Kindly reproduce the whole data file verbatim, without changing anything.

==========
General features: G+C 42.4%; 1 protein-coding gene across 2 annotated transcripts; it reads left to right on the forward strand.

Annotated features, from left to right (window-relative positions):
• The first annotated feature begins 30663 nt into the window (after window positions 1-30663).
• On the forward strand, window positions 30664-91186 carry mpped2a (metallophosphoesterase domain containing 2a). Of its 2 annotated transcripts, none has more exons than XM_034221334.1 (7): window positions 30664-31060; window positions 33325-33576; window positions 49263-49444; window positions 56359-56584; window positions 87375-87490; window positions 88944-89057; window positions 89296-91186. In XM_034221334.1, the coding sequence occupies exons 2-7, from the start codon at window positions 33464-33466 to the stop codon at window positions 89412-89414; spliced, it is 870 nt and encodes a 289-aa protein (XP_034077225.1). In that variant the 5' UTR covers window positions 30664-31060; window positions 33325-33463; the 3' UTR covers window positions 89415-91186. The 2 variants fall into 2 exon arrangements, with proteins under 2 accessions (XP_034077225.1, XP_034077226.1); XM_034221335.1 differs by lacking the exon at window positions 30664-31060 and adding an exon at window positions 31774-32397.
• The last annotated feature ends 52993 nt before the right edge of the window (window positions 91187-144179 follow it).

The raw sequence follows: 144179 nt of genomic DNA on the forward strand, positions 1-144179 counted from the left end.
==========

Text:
General features: G+C 42.4%; 1 protein-coding gene across 2 annotated transcripts; it reads left to right on the forward strand.

Annotated features, from left to right (window-relative positions):
• The first annotated feature begins 30663 nt into the window (after window positions 1-30663).
• On the forward strand, window positions 30664-91186 carry mpped2a (metallophosphoesterase domain containing 2a). Of its 2 annotated transcripts, none has more exons than XM_034221334.1 (7): window positions 30664-31060; window positions 33325-33576; window positions 49263-49444; window positions 56359-56584; window positions 87375-87490; window positions 88944-89057; window positions 89296-91186. In XM_034221334.1, the coding sequence occupies exons 2-7, from the start codon at window positions 33464-33466 to the stop codon at window positions 89412-89414; spliced, it is 870 nt and encodes a 289-aa protein (XP_034077225.1). In that variant the 5' UTR covers window positions 30664-31060; window positions 33325-33463; the 3' UTR covers window positions 89415-91186. The 2 variants fall into 2 exon arrangements, with proteins under 2 accessions (XP_034077225.1, XP_034077226.1); XM_034221335.1 differs by lacking the exon at window positions 30664-31060 and adding an exon at window positions 31774-32397.
• The last annotated feature ends 52993 nt before the right edge of the window (window positions 91187-144179 follow it).

The raw sequence follows: 144179 nt of genomic DNA on the forward strand, positions 1-144179 counted from the left end.